The time series produced via processing of observations derived from space techniques always contain seasonal signatures (Collilieux et al. 2007). The amplitudes of seasonal signals in the DORIS data have already been described by Le Bail (2006), Williams and Willis (2006) and Khelifa et al. (2013). Le Bail (2006) found amplitudes of the annual signal of 4.1, 4.4 and 6.4 mm for, respectively, the North, East and Up components. Williams and Willis (2006) stated that the amplitudes of the annual term were estimated to be at the level of 6.3, 4.0 and 6.7 mm for, respectively, the North, East and Up components. The difference in the above-estimated amplitudes may originate from an improvement in the consecutive solutions and, also, from the number of observations and satellites. Also, a difference in the frequencies estimated within the model and the outlier removal strategy, as well as the statistical method used are what might have influenced these results (Bogusz and Klos 2016). Angermann et al. (2010) compared the DORIS contributions to the ITRF2008 and ITRF2005. They stated that the IDS submission to ITRF2008 benefited from improved analysis strategies.

Beyond seasonal signatures, Soudarin et al. (1999) reported long-term interannual or interdecadal fluctuations in DORIS solutions, explaining them as a tilting of the antenna foundation. Also, Williams and Willis (2006) observed a long-wavelength fluctuation in the DORIS time series. Using singular spectrum analysis (SSA), Khelifa et al. (2012) showed significant nonlinear movements of several millimetres and presented them in the form of the first reconstructed components (RCs). However, no plausible explanation has been given.

Williams and Willis (2006) were the first to make an attempt to understand the nature of the noise in the DORIS weekly station coordinate time series with maximum likelihood estimation (MLE). They tested 6 noise models in 12 different combinations with temporally uncorrelated (white) and temporally correlated (coloured) noise being taken into consideration. They employed the differences in the MLE values (\(\delta \hbox { ML}\)) with respect to the null hypothesis of flicker plus variable white noise to decide which noise model was preferred for the DORIS data. Feissel-Vernier et al. (2007) used the Allan deviation to estimate that the noise in the DORIS time series was white in the horizontal, while it was close to random walk noise in the vertical direction. Having employed a wavelet analysis, Khelifa et al. (2013) stated that a combination of a low flicker noise and a dominant white noise was the preferred model for the DORIS series, whereas Le Bail (2006), employing the slopes of an Allan graph, described the stochastic part of DORIS data as being of pure white noise. The level of noise for the DORIS series is highest in the East direction (Khelifa et al. 2012) due to the fact that this direction corresponds to the normal of the DORIS satellite orbits. Le Bail (2006) showed that after correction for dominant periodicities and linear drift, the white noise is still at the 10–45 mm level. She found that the power-law noise model is preferred for all components for more than 31 of the stations she examined.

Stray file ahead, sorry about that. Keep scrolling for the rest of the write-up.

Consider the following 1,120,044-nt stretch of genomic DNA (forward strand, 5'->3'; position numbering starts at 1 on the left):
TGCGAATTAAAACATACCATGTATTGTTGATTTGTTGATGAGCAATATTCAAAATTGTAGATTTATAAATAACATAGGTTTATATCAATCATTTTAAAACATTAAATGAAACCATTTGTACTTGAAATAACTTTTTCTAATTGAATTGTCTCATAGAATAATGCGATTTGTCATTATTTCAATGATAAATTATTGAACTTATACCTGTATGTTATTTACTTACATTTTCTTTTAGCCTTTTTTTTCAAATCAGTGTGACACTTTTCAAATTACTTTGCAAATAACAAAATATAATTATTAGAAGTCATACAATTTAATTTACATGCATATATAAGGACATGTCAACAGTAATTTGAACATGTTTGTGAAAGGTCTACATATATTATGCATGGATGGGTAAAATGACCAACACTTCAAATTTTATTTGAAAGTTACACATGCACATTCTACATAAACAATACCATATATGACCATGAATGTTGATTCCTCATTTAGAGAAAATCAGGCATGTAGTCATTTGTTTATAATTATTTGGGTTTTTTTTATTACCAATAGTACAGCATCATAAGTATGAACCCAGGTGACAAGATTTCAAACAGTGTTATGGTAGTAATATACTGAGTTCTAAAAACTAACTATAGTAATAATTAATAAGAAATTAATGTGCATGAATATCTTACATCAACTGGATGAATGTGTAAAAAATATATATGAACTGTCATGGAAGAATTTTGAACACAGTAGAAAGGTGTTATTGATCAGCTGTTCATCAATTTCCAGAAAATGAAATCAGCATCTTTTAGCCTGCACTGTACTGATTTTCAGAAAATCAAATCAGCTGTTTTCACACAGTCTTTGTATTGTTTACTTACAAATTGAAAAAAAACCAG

Bessissi et al. (2009) applied wavelet decomposition (WD) with a Meyer wavelet to deliver the amplitudes of seasonal signals, nonlinear long-term signals and noise level in the DORIS data. Khelifa (2016) applied wavelet decomposition and Allan variance, one by one, to deliver the parameters of deterministic and stochastic parts. Wavelet decomposition is affected by the artificial loss of power at the considered (e.g. 1 cpy) frequencies, which, in turn, results in a sudden and undesired drop in power spectral density (PSD). In other words, since it distorts spectral indices causing their shift towards white noise, wavelet decomposition is too broad to be applied prior to a noise analysis. Nevertheless, wavelet decomposition can still be employed to investigate the long-term nonlinear trend (Bogusz 2015; Khelifa 2016), but it is a type of wavelet which has to be carefully chosen. Beyond wavelet decomposition, the SSA approach has also been previously applied to the GPS (e.g. Zerbini et al. 2013; Xu and Yue 2015) and DORIS data (Khelifa et al. 2012) and followed by a noise analysis with wavelet decomposition (Khelifa et al. 2012).